Chapter 2

Ray is not home when I get there. Our residence is new, obviously, since my original house blew up with Yaksha inside. Our modern mansion in the woods is not far from the old house. It has many electronic conveniences, a view of the ocean, and heavy drapes to block out the midday sun. More than any other vampire I have known, Ray is the most excruciatingly sensitive to the sun. He is made like a Bram Stoker model vampire out of old legends. Many things about his new existence trouble him. He misses his school friends, his old girlfriend, and especially his father. But I can give him none of these things-certainly not his father, since it was I who killed the man. I can only give him my love, which I dreamed would be enough.

I am only in the house two minutes before I am back in my car looking for him. Dawn is an hour away.

I find him sitting on his ex-lover's porch, but Pat McQueen is unaware of his nearness. Along with her parents, she is sleeping inside. I know she thinks Ray perished in the blast that supposedly took my life, too. He sits with his head buried in his knees and doesn't even bother to look up as I approach. I let out a sigh.

"What if I was a cop?" I ask.

He looks up, his melancholy consuming his beauty. Yet my heart aches to see him again; it has ached ever since he entered my life, both the physical heart and the emotional one. Radha, Krishna's friend, once told me that longing is older than love, and that one cannot exist without the other. Her name, in fact, meant longing, and Krishna's meant love. But I never saw how their relationship tortured them the way my passion for Ray does me. I have given him the kingdom of eternal night, and all he wants to do is take a walk under the sun. I note his weakness, his hunger. Six weeks and I am still forcing him to feed, even though we don't harm or kill our meals. He doesn't look happy to see me, and that saddens me more.

"If you were a cop," he says, "I could easily disarm you."

"And create a scene doing it."

He nods to the blood on my top. "It looks as if you have created a scene or two tonight" When I don't respond, he adds, "How was Los Angeles?"

"I'll tell you back at the house." I turn. "Come."

"No."

I stop, glance back over my shoulder. "The sun will be up soon."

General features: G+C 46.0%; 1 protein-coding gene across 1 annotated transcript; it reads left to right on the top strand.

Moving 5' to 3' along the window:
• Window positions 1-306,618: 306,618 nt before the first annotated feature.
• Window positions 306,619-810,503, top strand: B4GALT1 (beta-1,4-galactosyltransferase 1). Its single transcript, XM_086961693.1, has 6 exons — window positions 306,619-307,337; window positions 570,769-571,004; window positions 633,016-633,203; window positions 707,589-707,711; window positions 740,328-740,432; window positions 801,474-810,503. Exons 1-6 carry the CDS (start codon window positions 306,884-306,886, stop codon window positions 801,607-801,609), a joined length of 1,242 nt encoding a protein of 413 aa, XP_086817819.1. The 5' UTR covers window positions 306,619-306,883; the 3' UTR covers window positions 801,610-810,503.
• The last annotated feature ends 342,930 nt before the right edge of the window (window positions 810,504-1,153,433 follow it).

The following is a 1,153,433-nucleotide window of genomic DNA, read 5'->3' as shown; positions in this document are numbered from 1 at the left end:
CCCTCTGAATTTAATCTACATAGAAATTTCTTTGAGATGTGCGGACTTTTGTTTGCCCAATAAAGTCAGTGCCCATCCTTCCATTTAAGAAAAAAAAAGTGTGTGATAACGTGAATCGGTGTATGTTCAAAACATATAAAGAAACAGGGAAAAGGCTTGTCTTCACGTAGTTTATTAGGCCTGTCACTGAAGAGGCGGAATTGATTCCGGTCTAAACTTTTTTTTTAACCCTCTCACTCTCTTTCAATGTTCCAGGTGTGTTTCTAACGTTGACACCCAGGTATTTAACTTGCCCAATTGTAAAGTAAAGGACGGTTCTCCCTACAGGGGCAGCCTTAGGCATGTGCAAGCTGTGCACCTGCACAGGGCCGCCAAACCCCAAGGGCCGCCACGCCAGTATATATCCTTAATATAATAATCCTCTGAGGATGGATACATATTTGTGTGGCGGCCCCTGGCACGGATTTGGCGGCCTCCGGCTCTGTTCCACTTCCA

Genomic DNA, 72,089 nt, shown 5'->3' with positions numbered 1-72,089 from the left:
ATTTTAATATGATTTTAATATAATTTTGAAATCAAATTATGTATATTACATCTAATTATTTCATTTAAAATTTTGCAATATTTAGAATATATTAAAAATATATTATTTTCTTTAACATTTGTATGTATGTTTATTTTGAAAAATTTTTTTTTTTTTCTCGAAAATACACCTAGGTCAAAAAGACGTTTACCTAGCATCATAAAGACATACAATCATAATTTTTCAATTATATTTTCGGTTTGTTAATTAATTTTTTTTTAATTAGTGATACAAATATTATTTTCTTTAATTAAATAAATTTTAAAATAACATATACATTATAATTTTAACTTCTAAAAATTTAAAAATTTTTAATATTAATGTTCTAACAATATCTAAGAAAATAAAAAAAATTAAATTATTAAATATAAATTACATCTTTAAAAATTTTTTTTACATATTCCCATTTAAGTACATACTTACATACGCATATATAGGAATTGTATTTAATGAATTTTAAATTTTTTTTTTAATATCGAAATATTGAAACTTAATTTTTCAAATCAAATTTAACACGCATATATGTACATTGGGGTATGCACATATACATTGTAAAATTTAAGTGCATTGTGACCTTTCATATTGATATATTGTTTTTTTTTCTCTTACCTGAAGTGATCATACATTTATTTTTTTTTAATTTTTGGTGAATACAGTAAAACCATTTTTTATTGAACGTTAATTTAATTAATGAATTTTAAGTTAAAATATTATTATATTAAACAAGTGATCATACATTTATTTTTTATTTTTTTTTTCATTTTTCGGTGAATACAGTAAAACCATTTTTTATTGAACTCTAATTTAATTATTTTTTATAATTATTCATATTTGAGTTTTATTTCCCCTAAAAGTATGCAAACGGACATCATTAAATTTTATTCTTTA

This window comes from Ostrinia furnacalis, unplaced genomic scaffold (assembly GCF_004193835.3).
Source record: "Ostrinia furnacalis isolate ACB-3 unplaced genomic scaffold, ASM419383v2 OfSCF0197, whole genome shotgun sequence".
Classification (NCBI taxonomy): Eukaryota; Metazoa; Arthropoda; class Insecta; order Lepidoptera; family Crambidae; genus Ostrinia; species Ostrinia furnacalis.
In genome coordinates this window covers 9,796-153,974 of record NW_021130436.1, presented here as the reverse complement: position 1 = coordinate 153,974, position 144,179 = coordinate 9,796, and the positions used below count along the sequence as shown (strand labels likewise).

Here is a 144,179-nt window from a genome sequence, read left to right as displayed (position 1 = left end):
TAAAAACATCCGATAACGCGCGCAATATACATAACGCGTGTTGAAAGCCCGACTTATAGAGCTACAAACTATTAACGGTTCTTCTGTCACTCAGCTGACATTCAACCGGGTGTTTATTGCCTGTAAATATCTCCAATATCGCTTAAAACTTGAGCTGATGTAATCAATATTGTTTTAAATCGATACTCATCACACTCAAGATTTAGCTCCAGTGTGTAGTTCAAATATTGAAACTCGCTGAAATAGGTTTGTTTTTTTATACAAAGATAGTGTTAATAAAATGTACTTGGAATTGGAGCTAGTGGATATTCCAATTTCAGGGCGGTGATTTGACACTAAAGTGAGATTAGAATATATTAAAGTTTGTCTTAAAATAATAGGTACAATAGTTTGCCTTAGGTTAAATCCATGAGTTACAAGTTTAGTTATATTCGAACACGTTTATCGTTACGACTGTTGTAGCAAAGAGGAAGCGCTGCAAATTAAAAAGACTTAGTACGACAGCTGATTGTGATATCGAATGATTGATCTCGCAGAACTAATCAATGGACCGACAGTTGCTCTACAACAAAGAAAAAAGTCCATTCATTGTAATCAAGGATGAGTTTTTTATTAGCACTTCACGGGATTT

"I don't care."

"You will when you see it." He doesn't answer me. I go and sit beside him, put my arm around his shoul?der. "Is it Pat? You can talk to her, you know, if you must. I just think it's a bad idea."

He shakes his head. "I cannot talk to her."

"Then what are you doing here?"

He stares at me. "I come here because I have nowhere else to grieve."

"Ray."

"I mean, I don't know where my father's buried." He turns away and shrugs. "It doesn't matter. It's all gone."

I take his hand; he barely lets me. "I can take you to where I buried your father. But it's just a hole in the ground, covered over. It will not help you."

He looks up at the stars. "Do you think there are vampires on other planets?"

"I don't know. Maybe. In some distant galaxy there might be a whole planet filled with vampires. This planet almost was."

He nods. "Except for Krishna."

"Yes. Except for him."

He continues to stare at the sky. "If there were such a planet, where there were only vampires, it would not survive long. They would destroy one another." He looks at me. "Do I do that to you? Destroy you?"

I shake my head sadly. "No. You give me a great deal. I just wish I knew what to give you in return, to help you forget."

He smiles gently. "I don't want to forget, Sita. And maybe that is my problem." He pauses. "Take me to his grave. We won't stay long."

"Are you sure?"

"Yes."

I stand, offer him my hand. "Very well."

We drive into the woods. I lead him through the trees. I remember the spot where I buried P.I. Michael Riley, of course-I remember everything. Also, I smell the faint fumes of his decaying body as they seep up from beneath six feet of earth. I fear Ray smells them as well. The life of a vampire is a life of many corpses; they do not invoke in me the strong emotions they do in most humans. Ray drops to his knees as we reach the spot, and I retreat a few dozen feet because I want him to be alone with his emotions-a caldron of sorrows. I am still too weak to let them wash over me. Or else I am too guilty. I hear Ray weep dry tears on a missing tombstone.